Crowdfunding: 3 things we did well, and 4 we didn't

Bright Idea Cartoon

A few months ago Rickey and I ran a crowdfunding campaign on RocketHub to raise money around our idea for a high caffeine tea. We had already been working on Zest Tea for a few months and were compelled to launch the campaign when Venture for America announced its first Innovation Fund, a crowdfunding competition for the fellows. Admittedly, we rushed into the campaign and we could have done a few things better. I have compiled a list of a few things we did well, and a few things we didn't do too well. Hopefully, this guide will help some others run successful campaigns.

We'll start with a few things we think we did well:

Zest Tea Crowdfunding Stats

1. Be as responsive as possible and try to be as transparent as possible. People can sniff out BS. We tried to provide as many updates as possible. We still could have communicated better.

2. Be aggressive, almost awkwardly so, in getting people to fund your campaign. It's frustrating when people tell you they're going to fund your crowdfunding project and then don't do it immediately. At times, I forgot that this campaign wasn't as important to them as it was to us. The short of it is that it's not a top priority for people, even well intentioned friends and family, so stay on them. Of the people that eventually funded the project, I reached out to each 3 - 5 times. I had a list of 250 'prospects' and reached out to each about once per week. In the end, about 60% of my donors were from our first network. I’m sure this ratio shrinks as the size of the crowdfunding raise increases.

3. Do a ton of research on what works in crowdfunding, there's too much great material on the subject for me to summarize quickly. For a quick intro, check out this ‘Kickstarter Equation’ class on Udemy.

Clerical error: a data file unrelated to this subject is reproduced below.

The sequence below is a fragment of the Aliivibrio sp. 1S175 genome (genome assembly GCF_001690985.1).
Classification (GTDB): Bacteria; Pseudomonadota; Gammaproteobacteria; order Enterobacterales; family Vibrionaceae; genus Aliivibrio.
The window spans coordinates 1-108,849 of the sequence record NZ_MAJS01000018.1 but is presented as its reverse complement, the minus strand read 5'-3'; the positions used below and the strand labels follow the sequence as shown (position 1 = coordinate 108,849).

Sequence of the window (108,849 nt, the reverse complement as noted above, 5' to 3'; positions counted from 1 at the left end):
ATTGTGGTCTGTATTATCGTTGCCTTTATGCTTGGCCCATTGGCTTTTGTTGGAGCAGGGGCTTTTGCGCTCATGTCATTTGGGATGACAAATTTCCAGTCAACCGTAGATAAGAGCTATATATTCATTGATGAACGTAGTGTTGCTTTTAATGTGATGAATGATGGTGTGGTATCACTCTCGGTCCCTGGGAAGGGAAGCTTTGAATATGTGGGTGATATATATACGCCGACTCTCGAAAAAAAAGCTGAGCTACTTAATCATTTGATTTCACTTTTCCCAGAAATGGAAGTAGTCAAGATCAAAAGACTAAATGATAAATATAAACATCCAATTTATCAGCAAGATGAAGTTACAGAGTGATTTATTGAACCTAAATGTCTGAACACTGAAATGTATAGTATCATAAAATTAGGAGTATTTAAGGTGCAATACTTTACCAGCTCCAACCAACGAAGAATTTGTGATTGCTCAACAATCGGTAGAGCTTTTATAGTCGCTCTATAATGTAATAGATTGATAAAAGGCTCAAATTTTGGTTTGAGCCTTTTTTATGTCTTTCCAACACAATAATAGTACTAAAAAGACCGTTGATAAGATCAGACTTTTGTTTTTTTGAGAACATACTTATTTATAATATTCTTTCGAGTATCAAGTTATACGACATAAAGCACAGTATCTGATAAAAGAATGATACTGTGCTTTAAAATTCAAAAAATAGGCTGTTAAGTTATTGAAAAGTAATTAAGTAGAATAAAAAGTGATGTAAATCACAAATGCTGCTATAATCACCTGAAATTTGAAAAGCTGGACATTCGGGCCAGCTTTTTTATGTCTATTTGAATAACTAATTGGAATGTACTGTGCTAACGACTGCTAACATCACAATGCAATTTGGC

Now for a few things we didn't do so well:

1. Begin developing a community well before launching the campaign. Try and get friends/ family to agree to commit prior to the launch and launch strong. We should have been pushing the concept of a high caffeine tea long before introducing people to the idea via our campaign.

Rickey Ishida & James Fayal Zest high caffeine tea founders

2. Develop an outreach plan prior to the beginning of the campaign. Figure out which bloggers/ local press you want to reach out to and how you will market your campaign to these reporters. That being said, you're probably going to be disappointed by the amount of funding that results from press. While there was a low conversion from press to funders, the exposure did lead to some awesome business connections.

3. Think through your brand image prior to launch. When people think of your company what do you want them to think. Hopefully this image is greater than your initial product. For example, people think of beautiful design, and 'it just works' when they think of Apple. That's why Apple isn't restricted to selling computers. Here's a great TED talk on the subject. We focused much more on the product than the holistic company. 

4. Put a lot of time into crafting the story you're going to tell. As cliche as it sounds, people fund the project as much for the person and story as they do for the product. We figured this one out too late and struggled to tell our story as the campaign was live. Along these lines, put significant effort into making an awesome and inspiring video. I was never the biggest fan of our video and it made me feel apprehensive about sharing it widely. I shared it anyways, but I wish we had put more time into production. It's also a lot easier for other people to share the video/story if they don't feel awkward about it and/or truly believe the story.

 

Our raise was relatively small (under $10,000), but it was enough to get Zest from a concept to a physical product on the market. Since our campaign ended, I've worked with a few other campaigns that went on to raise significantly more money and most of the lessons still seem to apply.

The campaign was a ton of work and ate up the better part of a month, but it helped fund the development of our company, so I’d say it was worth the time and frustration. Who knows, maybe we’ll run a larger crowdfunding campaign when we decide to ramp up production. 

 

Do you agree, disagree, or have any other suggestions?

 

Our So-so video:

http://vimeo.com/67234853




James Fayal
James Fayal

Author


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